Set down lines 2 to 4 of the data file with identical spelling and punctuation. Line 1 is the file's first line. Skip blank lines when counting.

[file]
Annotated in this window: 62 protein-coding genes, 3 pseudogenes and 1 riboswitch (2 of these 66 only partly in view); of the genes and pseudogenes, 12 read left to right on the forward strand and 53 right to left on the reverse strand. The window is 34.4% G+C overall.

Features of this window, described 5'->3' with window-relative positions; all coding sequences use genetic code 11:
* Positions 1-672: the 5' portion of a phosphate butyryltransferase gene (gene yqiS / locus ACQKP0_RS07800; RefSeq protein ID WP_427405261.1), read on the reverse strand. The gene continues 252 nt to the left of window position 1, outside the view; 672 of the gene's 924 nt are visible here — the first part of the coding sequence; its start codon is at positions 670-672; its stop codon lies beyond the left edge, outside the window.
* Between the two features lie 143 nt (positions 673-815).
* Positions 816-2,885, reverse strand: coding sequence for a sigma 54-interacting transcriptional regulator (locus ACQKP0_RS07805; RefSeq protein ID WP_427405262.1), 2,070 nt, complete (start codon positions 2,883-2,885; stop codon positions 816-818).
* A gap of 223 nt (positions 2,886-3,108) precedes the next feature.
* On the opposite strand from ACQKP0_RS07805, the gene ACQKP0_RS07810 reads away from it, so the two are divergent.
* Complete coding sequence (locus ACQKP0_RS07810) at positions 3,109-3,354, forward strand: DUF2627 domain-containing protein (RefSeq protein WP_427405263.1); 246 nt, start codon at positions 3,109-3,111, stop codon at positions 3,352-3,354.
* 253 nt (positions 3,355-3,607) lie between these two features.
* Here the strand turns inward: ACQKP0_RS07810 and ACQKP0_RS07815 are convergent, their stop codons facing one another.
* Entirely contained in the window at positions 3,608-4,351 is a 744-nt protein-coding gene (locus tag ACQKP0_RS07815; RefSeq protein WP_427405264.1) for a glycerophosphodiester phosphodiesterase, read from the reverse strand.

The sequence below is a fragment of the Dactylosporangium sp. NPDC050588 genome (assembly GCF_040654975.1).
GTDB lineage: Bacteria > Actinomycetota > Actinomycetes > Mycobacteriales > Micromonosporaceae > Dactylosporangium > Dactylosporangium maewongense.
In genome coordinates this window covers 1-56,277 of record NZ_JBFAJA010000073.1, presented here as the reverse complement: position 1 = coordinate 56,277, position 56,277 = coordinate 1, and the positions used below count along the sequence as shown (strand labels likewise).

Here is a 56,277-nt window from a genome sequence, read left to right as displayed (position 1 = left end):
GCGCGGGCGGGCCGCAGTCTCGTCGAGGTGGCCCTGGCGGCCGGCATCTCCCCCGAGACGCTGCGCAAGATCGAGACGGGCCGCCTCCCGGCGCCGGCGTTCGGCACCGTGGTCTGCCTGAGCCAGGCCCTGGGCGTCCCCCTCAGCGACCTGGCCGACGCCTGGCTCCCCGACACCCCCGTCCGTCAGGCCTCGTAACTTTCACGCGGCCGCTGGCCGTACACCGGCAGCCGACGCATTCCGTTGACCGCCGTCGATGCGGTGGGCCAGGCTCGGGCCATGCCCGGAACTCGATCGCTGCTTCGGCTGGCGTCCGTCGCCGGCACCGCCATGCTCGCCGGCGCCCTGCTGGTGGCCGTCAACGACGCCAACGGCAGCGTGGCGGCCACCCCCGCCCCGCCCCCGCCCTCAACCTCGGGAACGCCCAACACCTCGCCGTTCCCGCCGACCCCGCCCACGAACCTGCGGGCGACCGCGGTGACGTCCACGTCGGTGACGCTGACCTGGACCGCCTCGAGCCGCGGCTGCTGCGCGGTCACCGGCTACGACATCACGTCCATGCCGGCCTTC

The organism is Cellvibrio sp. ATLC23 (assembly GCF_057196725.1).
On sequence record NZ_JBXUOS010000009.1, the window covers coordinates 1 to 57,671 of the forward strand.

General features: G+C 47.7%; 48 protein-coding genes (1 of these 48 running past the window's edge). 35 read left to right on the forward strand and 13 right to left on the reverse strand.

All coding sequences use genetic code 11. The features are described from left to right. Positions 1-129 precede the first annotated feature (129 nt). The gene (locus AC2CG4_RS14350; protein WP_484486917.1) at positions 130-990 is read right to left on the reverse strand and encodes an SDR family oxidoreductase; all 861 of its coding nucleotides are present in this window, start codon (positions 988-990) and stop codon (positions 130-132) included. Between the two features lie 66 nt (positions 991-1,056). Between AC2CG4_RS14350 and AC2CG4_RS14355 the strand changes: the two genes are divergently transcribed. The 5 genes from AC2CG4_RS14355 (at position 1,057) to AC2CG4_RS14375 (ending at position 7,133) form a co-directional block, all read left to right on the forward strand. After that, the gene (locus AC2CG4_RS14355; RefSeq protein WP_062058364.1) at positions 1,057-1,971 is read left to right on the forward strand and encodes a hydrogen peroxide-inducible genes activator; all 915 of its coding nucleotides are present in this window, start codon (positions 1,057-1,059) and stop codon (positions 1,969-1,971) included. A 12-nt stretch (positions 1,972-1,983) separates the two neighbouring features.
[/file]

Features of this window, described 5'->3' with window-relative positions; all coding sequences use genetic code 11:
* Positions 1-672: the 5' portion of a phosphate butyryltransferase gene (gene yqiS / locus ACQKP0_RS07800; RefSeq protein ID WP_427405261.1), read on the reverse strand. The gene continues 252 nt to the left of window position 1, outside the view; 672 of the gene's 924 nt are visible here — the first part of the coding sequence; its start codon is at positions 670-672; its stop codon lies beyond the left edge, outside the window.
* Between the two features lie 143 nt (positions 673-815).